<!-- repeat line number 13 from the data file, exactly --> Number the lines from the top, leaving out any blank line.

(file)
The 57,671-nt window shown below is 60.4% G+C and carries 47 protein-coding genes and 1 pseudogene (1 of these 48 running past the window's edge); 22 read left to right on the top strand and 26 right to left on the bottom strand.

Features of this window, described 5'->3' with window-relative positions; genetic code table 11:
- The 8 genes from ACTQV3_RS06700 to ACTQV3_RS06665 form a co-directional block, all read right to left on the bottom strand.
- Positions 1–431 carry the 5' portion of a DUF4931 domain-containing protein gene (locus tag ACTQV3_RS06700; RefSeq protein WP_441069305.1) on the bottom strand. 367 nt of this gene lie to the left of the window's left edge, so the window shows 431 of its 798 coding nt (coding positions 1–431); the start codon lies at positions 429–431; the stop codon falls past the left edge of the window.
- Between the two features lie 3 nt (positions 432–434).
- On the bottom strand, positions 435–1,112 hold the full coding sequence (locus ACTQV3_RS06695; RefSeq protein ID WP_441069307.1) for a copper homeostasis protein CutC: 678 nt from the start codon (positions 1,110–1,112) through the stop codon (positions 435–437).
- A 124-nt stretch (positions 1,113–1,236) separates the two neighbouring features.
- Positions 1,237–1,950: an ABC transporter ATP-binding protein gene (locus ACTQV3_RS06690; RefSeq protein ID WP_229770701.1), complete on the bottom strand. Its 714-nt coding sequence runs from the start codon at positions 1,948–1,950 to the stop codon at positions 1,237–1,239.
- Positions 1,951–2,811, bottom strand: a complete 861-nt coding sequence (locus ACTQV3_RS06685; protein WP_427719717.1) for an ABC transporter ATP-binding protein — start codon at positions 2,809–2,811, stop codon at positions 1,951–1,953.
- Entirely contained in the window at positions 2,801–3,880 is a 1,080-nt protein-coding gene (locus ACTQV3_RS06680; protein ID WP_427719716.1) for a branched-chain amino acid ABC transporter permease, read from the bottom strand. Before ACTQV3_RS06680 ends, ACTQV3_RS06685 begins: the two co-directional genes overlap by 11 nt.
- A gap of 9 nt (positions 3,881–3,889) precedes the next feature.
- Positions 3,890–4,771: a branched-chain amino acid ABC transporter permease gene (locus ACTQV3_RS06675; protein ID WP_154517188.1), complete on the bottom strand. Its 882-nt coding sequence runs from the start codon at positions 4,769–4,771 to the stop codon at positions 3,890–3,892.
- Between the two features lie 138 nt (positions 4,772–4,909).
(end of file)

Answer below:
- Between the two features lie 138 nt (positions 4,772–4,909).